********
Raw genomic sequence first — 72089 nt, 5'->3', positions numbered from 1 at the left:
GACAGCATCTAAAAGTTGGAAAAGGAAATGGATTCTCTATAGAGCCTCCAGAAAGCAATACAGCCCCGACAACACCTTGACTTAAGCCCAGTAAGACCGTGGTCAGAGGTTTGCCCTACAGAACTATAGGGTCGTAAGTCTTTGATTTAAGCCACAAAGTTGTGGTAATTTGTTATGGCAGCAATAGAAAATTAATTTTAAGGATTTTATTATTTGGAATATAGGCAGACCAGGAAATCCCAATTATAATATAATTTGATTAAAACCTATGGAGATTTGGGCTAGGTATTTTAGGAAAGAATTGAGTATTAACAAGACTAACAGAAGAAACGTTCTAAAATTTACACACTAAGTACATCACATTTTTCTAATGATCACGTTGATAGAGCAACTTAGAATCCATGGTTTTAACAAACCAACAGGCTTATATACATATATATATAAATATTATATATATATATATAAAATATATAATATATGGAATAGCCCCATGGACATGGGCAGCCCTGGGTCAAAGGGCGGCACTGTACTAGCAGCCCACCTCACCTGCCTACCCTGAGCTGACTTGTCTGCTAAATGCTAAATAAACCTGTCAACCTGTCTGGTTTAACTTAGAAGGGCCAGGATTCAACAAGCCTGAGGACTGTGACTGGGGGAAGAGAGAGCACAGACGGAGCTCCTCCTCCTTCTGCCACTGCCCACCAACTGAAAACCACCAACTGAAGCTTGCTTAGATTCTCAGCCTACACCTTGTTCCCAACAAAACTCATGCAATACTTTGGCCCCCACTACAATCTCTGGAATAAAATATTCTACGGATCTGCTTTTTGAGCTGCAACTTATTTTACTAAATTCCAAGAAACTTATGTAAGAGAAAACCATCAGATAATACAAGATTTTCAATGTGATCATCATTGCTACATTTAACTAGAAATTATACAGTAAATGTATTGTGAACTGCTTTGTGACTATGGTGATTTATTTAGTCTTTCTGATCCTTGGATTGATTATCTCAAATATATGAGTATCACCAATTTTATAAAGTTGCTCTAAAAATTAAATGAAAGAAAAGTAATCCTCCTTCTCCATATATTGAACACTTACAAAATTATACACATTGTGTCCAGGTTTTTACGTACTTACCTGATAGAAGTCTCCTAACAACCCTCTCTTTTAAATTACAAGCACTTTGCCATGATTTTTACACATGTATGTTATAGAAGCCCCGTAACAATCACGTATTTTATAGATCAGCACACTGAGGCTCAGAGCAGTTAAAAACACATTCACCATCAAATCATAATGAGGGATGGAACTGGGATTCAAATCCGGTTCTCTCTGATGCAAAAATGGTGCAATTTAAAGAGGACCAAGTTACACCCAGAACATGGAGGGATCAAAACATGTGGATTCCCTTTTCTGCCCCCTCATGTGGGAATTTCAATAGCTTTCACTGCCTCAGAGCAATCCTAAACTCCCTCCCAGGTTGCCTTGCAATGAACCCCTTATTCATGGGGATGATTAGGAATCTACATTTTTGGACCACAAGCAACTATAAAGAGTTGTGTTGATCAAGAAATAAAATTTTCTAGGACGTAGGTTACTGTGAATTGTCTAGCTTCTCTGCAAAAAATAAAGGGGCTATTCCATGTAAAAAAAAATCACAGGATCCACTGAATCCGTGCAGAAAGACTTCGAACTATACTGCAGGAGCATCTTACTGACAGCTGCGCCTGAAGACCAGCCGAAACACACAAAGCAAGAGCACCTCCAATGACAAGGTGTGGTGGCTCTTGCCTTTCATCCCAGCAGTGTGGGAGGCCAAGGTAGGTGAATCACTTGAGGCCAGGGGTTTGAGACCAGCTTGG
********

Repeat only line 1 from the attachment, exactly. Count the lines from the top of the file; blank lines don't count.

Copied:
Raw genomic sequence first — 72089 nt, 5'->3', positions numbered from 1 at the left: